So what's there to see? The top few feet of water is home to kelp and sea weed, and where this thrives, life follows. Kelp crabs are a big resident of these shallow waters. You'll see tons of the little guys walking around, going about their business and stuffing their faces with kelp. Take a few moments to just watch them as they feed, it's very relaxing and incredible intriguing!
You'll see lots of little fish too, some teeny, some a wee bit bigger. You may get lucky to see a greenling, or a call school or perch. You'll even see fish in gangs of about a dozen swarm some of the crabs as they feed, hoping to grab an easy snack after the crab does the hard work.
You'll also get to see the way the light enters the water, the sun carving out definitive light beams in the emerald green water. It's very BC, very therapeutic, and makes for an exciting, and rewarding day on the water.
British Columbia has a new addition to its waters - the artificial reef YOGN-82. A former US WWII gasoline barge, YOGN-82 has been part of Catalyst Paper’s Powell River breakwater for some years, finally being delivered to it's new home this past Saturday by the Artificial Reef Society of BC. Over the coming years it will become a bustling marine life habitat and a welcome addition beneath BC.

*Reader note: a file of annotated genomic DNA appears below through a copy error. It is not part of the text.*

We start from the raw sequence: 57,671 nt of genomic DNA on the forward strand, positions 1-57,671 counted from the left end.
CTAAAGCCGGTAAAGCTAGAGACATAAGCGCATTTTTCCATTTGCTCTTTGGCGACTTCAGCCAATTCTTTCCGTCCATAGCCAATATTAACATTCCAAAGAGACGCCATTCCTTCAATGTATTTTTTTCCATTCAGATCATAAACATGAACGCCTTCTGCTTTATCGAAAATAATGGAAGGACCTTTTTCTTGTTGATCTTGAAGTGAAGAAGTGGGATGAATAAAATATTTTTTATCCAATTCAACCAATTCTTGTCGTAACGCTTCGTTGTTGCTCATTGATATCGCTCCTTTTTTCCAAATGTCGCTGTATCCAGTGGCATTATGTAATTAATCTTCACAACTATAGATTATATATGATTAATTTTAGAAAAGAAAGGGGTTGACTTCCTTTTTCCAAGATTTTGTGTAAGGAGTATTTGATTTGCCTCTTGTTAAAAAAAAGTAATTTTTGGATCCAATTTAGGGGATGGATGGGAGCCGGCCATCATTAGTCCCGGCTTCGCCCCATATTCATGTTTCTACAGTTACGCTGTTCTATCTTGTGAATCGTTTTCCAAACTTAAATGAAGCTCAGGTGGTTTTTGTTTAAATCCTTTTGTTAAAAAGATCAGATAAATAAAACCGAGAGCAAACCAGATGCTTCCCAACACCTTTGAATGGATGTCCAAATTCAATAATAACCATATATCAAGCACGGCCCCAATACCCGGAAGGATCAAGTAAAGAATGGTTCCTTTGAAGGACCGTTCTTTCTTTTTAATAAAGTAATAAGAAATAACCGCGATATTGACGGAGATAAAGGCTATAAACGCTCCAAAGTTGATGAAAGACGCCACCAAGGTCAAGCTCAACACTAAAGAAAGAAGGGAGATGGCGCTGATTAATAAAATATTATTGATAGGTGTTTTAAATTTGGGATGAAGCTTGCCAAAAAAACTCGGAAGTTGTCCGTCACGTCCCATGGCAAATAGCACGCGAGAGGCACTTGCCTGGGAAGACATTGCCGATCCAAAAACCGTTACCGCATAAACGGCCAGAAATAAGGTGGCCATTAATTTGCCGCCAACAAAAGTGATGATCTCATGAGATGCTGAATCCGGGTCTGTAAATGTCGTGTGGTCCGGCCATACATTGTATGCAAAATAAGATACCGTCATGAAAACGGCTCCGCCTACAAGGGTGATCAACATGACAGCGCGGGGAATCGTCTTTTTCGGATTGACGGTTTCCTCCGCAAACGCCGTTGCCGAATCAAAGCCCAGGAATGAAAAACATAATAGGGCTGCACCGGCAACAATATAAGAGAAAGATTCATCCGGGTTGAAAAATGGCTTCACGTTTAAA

The ARSBC, which has sunk more ships and aircraft than any other non-profit group in the world to create marine habitat, has worked and consulted with Catalyst Paper for the sinking of their vessel YOGN-82. In addition to the letters of endorsement from the Tla’amin Nation (Sliammon), the Regional District of Powell River and the City of Powell River, approvals were granted by federal government agencies following strict preparation and cleaning guidelines.
The YOGN-82 is the first of four ships planned to be sunk for reefing. The break-water vessels are all American Second World War surplus which were purchased over time by the mill. Constructed from cast reinforced concrete, they have survived afloat and have been part of Powell River’s seascape, acting as a breakwater system protecting the mill’s log pond and foreshore.